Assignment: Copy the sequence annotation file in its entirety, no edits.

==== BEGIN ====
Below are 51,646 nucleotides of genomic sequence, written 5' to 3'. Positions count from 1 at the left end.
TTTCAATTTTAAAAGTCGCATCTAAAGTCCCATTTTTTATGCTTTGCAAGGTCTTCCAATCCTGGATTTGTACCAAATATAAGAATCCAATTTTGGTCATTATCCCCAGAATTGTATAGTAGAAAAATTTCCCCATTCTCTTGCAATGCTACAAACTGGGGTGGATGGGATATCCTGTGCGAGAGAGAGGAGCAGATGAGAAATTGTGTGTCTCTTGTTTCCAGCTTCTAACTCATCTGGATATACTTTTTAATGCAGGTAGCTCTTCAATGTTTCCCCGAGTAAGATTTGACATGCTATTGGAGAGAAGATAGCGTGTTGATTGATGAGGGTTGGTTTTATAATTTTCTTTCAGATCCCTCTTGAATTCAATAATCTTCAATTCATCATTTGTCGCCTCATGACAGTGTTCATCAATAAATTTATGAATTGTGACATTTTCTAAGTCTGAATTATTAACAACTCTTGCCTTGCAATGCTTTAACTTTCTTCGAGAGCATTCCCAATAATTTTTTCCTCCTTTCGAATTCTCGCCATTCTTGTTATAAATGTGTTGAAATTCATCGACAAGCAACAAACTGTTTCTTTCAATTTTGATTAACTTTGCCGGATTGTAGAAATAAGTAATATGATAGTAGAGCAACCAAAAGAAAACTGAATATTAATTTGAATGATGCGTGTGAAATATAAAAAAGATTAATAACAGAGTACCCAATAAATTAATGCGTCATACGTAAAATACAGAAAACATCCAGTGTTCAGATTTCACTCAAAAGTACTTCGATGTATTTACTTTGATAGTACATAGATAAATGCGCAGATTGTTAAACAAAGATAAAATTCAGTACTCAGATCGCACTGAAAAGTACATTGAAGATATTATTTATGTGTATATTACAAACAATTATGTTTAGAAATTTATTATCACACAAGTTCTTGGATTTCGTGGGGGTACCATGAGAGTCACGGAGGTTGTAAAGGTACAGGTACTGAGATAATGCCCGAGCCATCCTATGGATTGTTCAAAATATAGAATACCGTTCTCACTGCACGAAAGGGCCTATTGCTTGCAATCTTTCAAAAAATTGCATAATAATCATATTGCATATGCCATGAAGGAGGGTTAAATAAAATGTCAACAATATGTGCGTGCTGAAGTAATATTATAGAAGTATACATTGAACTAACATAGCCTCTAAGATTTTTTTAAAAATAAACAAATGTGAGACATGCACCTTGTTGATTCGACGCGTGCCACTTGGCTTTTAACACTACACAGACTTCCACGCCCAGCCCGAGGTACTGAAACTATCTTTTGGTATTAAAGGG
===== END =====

Below are 51,646 nucleotides of genomic sequence, written 5' to 3'. Positions count from 1 at the left end.
TTTCAATTTTAAAAGTCGCATCTAAAGTCCCATTTTTTATGCTTTGCAAGGTCTTCCAATCCTGGATTTGTACCAAATATAAGAATCCAATTTTGGTCATTATCCCCAGAATTGTATAGTAGAAAAATTTCCCCATTCTCTTGCAATGCTACAAACTGGGGTGGATGGGATATCCTGTGCGAGAGAGAGGAGCAGATGAGAAATTGTGTGTCTCTTGTTTCCAGCTTCTAACTCATCTGGATATACTTTTTAATGCAGGTAGCTCTTCAATGTTTCCCCGAGTAAGATTTGACATGCTATTGGAGAGAAGATAGCGTGTTGATTGATGAGGGTTGGTTTTATAATTTTCTTTCAGATCCCTCTTGAATTCAATAATCTTCAATTCATCATTTGTCGCCTCATGACAGTGTTCATCAATAAATTTATGAATTGTGACATTTTCTAAGTCTGAATTATTAACAACTCTTGCCTTGCAATGCTTTAACTTTCTTCGAGAGCATTCCCAATAATTTTTTCCTCCTTTCGAATTCTCGCCATTCTTGTTATAAATGTGTTGAAATTCATCGACAAGCAACAAACTGTTTCTTTCAATTTTGATTAACTTTGCCGGATTGTAGAAATAAGTAATATGATAGTAGAGCAACCAAAAGAAAACTGAATATTAATTTGAATGATGCGTGTGAAATATAAAAAAGATTAATAACAGAGTACCCAATAAATTAATGCGTCATACGTAAAATACAGAAAACATCCAGTGTTCAGATTTCACTCAAAAGTACTTCGATGTATTTACTTTGATAGTACATAGATAAATGCGCAGATTGTTAAACAAAGATAAAATTCAGTACTCAGATCGCACTGAAAAGTACATTGAAGATATTATTTATGTGTATATTACAAACAATTATGTTTAGAAATTTATTATCACACAAGTTCTTGGATTTCGTGGGGGTACCATGAGAGTCACGGAGGTTGTAAAGGTACAGGTACTGAGATAATGCCCGAGCCATCCTATGGATTGTTCAAAATATAGAATACCGTTCTCACTGCACGAAAGGGCCTATTGCTTGCAATCTTTCAAAAAATTGCATAATAATCATATTGCATATGCCATGAAGGAGGGTTAAATAAAATGTCAACAATATGTGCGTGCTGAAGTAATATTATAGAAGTATACATTGAACTAACATAGCCTCTAAGATTTTTTTAAAAATAAACAAATGTGAGACATGCACCTTGTTGATTCGACGCGTGCCACTTGGCTTTTAACACTACACAGACTTCCACGCCCAGCCCGAGGTACTGAAACTATCTTTTGGTATTAAAGGG